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26 April 2019

Microsoft buys Express Logic and its real-time OS for the IoT

In case you still had hope for Windows making some dramatic turnaround, creating a stripped-down version for low-power IoT devices, the writing should have been on the wall for you back when the firm unveiled its Azure Sphere Linux OS. So, if you needed any more convincing that Windows was not for the IoT, Microsoft’s purchase of Express Logic and its ThreadX real-time operating system (RTOS) should really drive the point home.

Express Logic is a 23-year old firm, operating out of San Diego. It claims that its ThreadX RTOS has 6.2bn deployments globally, to date, which will clue you in on the type of device that requires an RTOS. Typically, these are microcontroller-powered devices, which use MCUs that have very small memory and compute resources. To this end, RTOSs are very lean, but are also quite scalable. They can power MCUs with just a few kilobytes of memory, all the way up to things like industrial controllers that power machinery.

As the name implies, RTOS systems require real-time data processing, and so they are designed to provide guaranteed process delivery time – that is, a guarantee for how long it takes to act on an input and deliver the output. The design prioritizes this speed, rather than the compute horsepower and throughput. Because of the architecture’s design, it is used in systems that have very little or even no tolerance for execution failures.

This is at the other end of the scale that Microsoft is currently most busy in, that is the cloud computing sector. However, the cloud is essentially the great translating layer for the IoT, and so any device that generates data packets and can be connected to the internet in some fashion can feasibly talk to any connected system in the world. To this end, any improvement in how an RTOS-powered device goes about doing this could be beneficial to Microsoft’s Azure strategy.

“With this acquisition, we will unlock access to billions of new connected endpoints, grow the number of devices that can seamlessly connect to Azure and enable new intelligent capabilities,” said Microsoft’s director of IoT Sam George. “Express Logic’s ThreadX RTOS joins Microsoft’s growing support for IoT devices and is complementary with Azure Sphere, our premier security offering in the microcontroller space.”

Azure Sphere is a three-pronged approach, starting at the chip itself, with a new family of microcontrollers (MCUs). The chips are intended to provide hardware-based security, through secure enclaves for handling encryption keys, as well as the real-time and application processor requirements. It seems like these are meant to be standalone chips, to power devices, not add-ons or augmentations.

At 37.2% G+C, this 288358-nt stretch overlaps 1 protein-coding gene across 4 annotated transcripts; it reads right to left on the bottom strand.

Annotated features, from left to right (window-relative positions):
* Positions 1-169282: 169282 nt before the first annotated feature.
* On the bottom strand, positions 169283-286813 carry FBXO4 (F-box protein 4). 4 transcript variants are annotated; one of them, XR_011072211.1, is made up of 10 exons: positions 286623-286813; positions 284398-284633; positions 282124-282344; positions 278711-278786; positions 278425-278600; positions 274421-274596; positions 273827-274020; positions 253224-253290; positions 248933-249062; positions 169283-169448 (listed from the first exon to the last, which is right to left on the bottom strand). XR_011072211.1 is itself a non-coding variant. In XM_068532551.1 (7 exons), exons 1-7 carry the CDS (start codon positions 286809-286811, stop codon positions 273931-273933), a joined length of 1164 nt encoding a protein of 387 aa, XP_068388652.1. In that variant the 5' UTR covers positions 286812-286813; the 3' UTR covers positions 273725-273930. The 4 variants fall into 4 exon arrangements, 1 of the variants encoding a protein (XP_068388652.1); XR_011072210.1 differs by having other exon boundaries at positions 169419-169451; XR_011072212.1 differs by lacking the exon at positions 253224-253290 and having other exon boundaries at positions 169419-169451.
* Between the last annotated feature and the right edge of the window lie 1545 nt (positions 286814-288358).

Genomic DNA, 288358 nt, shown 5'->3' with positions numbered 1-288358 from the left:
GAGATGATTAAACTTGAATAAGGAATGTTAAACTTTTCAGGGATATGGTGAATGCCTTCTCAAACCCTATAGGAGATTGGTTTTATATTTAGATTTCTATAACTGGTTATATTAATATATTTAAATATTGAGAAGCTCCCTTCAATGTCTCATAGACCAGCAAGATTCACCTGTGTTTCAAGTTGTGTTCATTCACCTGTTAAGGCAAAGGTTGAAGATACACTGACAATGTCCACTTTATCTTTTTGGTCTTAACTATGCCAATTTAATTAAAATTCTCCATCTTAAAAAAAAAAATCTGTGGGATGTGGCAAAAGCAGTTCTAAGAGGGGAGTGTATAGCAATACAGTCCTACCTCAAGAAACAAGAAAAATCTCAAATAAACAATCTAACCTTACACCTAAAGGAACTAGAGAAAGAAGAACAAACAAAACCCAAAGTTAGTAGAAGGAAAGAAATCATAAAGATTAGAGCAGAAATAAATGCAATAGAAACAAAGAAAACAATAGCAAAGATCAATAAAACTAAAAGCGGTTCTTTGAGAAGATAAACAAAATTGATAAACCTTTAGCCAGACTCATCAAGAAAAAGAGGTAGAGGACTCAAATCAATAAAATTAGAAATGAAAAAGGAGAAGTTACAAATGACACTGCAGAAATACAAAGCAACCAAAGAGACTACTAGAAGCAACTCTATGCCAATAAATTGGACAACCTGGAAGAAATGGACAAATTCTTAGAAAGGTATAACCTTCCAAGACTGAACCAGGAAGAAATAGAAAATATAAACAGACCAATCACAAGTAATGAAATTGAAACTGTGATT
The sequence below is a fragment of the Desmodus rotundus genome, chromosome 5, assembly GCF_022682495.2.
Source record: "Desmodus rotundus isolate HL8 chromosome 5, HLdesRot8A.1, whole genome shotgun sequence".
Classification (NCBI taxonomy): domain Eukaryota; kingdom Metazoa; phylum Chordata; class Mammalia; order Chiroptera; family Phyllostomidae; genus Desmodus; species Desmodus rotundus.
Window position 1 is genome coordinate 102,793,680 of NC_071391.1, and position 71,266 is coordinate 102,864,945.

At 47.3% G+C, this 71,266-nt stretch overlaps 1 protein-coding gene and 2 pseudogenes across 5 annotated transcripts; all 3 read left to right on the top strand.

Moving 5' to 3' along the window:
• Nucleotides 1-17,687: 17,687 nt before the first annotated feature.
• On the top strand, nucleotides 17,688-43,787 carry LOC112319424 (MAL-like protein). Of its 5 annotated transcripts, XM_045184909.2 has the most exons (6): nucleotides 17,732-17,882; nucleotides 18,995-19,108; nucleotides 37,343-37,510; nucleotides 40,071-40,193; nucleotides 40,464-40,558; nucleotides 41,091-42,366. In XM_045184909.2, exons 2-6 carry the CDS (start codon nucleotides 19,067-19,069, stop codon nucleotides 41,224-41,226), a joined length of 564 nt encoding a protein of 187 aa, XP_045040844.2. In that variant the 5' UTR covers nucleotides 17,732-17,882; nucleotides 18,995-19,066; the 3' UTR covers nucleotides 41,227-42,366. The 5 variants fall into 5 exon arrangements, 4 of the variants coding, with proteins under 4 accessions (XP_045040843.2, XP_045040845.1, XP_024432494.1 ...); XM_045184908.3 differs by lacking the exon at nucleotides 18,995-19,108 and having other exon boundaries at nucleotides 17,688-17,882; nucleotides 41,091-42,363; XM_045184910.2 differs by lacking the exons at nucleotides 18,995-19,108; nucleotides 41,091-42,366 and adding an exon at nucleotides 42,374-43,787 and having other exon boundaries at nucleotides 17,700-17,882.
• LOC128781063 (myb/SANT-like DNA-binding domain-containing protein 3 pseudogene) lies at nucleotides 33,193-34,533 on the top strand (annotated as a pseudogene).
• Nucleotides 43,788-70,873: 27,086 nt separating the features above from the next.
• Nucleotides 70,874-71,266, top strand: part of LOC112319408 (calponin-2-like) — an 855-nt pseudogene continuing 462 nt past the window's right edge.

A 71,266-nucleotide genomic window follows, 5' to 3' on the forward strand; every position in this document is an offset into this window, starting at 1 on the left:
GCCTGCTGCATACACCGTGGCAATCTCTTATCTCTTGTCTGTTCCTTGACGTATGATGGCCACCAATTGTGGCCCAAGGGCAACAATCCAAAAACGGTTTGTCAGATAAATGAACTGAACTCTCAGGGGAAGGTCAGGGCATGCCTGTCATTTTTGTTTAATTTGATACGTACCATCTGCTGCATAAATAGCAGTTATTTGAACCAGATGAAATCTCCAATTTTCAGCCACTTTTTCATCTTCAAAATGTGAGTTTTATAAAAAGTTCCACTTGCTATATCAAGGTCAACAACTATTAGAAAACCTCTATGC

The next step up is the Azure Sphere OS, which is actually based on Linux – quite a departure for Microsoft. The company says that Azure Sphere OS houses a custom Linux kernel, as well as security innovations that were ‘pioneered in Windows,’ to provide a highly secure software environment to run trustworthy IoT devices and experiences.

The move to being more Linux friendly came into being after CEO Satya Nadella took charge. There has been a subtle rebranding of the cloud platform, shifting it from Windows Azure to Microsoft Azure, and parts of Windows itself have been opened up to Linux.

The final component is the Azure Sphere Security Service, the cloud-based component that will be brokering the device-to-device and device-to-cloud relationships. It will be using all the data collected from Azure Sphere deployments to spot emerging security threats.

So, ThreadX is now going to be available as an alternative to Azure Sphere OS, for the Microsoft-approved MCUs that will then tie-in with the rest of the Azure ecosystem – which is growing by the day. It is unclear if Microsoft would begin cutting support for designs that are not part of its Azure Sphere family, as that would certainly rub against its current attempts to portray itself as a company that is open to collaboration and open source.

“Effective immediately, our ThreadX RTOS and supporting software technology, as well as our talented engineering staff, join Microsoft,” Express Logic CEO William Lamie said in a statement. “We are thankful and humbled by our customers’ loyalty and support. The significant growth of the IoT provides exciting new opportunities for our customers and the embedded market overall. Now as part of Microsoft, we believe our customers will be even better positioned to unlock exciting new capabilities of the IoT.”

ThreadX is one of the more prominent RTOS flavors in the market. BlackBerry’s QNX is another that many will have heard of, and Wind River’s VxWorks is another. Wind River was recently ditched by Intel, sold off to a private equity firm for what was probably a pittance. Zephyr is another recognizable RTOS, as are FreeRTOS (which is now under Amazon’s stewardship) and Arm’s Mbed OS, and new designs appear quite regularly – with Apache’s MyNewt, Riot OS, and Contiki being pretty interesting from an IoT perspective.